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Genes Dev. 2019 Sep 1;33(17-18):1098-1116. doi: 10.1101/gad.327312.119.

Host-transposon interactions: conflict, cooperation, and cooption.

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Department of Molecular Biology and Genetics, Cornell University, Ithaca, New York 14853, USA.


Transposable elements (TEs) are mobile DNA sequences that colonize genomes and threaten genome integrity. As a result, several mechanisms appear to have emerged during eukaryotic evolution to suppress TE activity. However, TEs are ubiquitous and account for a prominent fraction of most eukaryotic genomes. We argue that the evolutionary success of TEs cannot be explained solely by evasion from host control mechanisms. Rather, some TEs have evolved commensal and even mutualistic strategies that mitigate the cost of their propagation. These coevolutionary processes promote the emergence of complex cellular activities, which in turn pave the way for cooption of TE sequences for organismal function.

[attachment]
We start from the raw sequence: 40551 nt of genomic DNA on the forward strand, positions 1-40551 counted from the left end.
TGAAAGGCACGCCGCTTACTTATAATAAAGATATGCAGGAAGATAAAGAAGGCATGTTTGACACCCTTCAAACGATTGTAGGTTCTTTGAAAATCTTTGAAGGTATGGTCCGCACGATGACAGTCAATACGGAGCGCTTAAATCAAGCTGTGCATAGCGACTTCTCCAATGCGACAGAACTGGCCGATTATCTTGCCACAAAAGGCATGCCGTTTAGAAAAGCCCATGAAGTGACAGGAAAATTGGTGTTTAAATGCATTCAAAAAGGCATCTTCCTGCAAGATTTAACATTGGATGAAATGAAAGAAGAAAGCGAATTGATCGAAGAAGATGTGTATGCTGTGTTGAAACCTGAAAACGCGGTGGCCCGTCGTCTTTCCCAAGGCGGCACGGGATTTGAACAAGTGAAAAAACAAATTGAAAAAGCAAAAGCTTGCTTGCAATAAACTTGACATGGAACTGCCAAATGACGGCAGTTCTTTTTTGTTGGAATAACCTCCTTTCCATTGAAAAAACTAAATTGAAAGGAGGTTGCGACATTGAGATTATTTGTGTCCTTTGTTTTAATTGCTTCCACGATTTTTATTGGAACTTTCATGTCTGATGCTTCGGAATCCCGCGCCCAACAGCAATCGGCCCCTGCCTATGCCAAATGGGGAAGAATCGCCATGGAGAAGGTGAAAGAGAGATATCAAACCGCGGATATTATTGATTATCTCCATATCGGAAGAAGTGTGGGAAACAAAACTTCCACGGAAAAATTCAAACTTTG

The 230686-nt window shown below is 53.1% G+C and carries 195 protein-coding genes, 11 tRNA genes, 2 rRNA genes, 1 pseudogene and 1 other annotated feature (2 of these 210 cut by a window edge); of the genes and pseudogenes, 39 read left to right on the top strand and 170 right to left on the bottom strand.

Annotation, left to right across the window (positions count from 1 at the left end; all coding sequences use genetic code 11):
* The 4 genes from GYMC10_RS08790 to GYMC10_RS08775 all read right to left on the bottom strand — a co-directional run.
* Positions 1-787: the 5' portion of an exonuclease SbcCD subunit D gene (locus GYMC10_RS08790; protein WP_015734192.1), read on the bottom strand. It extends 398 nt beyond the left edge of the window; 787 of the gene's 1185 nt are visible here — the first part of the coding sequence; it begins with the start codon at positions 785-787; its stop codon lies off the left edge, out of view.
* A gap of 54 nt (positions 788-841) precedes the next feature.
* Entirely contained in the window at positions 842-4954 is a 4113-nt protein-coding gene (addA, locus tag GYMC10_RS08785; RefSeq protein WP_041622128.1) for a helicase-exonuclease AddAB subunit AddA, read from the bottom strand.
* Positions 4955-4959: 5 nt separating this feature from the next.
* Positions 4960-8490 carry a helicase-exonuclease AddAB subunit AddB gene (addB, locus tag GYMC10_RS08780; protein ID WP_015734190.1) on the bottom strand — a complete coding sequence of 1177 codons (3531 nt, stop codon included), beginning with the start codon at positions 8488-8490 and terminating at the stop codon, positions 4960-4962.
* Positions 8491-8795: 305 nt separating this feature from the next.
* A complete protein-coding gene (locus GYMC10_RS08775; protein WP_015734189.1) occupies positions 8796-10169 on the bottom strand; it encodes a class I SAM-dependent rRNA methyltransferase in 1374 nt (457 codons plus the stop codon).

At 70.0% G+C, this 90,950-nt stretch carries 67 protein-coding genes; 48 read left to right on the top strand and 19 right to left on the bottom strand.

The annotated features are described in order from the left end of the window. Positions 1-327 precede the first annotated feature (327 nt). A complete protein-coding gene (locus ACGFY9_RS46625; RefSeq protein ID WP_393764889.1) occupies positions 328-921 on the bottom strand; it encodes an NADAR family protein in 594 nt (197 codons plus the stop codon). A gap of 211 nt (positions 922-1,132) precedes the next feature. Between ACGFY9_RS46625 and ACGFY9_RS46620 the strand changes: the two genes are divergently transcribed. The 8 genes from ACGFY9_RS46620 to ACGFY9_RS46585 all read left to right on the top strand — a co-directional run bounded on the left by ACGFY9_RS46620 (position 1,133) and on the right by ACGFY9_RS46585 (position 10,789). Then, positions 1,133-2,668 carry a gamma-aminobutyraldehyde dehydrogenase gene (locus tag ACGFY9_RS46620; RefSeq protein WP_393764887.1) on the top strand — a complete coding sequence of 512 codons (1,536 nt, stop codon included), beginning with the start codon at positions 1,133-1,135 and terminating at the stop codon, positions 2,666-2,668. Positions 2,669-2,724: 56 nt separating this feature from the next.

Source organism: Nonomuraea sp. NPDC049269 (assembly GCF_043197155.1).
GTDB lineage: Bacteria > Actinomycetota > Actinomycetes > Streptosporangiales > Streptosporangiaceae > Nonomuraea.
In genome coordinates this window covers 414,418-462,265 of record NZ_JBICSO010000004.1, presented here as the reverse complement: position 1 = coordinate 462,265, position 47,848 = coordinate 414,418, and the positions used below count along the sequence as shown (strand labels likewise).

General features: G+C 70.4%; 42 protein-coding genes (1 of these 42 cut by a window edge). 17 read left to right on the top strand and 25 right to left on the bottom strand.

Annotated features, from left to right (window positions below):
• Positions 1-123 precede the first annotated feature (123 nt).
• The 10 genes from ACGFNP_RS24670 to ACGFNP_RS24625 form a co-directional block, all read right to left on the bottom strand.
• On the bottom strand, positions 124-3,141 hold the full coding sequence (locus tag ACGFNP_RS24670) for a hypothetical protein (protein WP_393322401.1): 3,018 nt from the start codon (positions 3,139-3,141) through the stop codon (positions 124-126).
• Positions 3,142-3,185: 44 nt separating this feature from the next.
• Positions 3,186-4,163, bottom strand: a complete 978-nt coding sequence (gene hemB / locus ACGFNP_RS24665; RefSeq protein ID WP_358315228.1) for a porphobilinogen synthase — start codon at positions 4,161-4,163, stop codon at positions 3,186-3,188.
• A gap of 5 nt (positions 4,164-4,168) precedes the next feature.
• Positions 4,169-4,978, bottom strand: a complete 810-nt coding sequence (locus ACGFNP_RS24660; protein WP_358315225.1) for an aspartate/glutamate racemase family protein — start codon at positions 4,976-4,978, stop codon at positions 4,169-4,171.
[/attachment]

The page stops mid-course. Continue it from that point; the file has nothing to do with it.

KRAB zinc finger; fetrotransposons; gene regulation; genomics; piRNA; transposable elements

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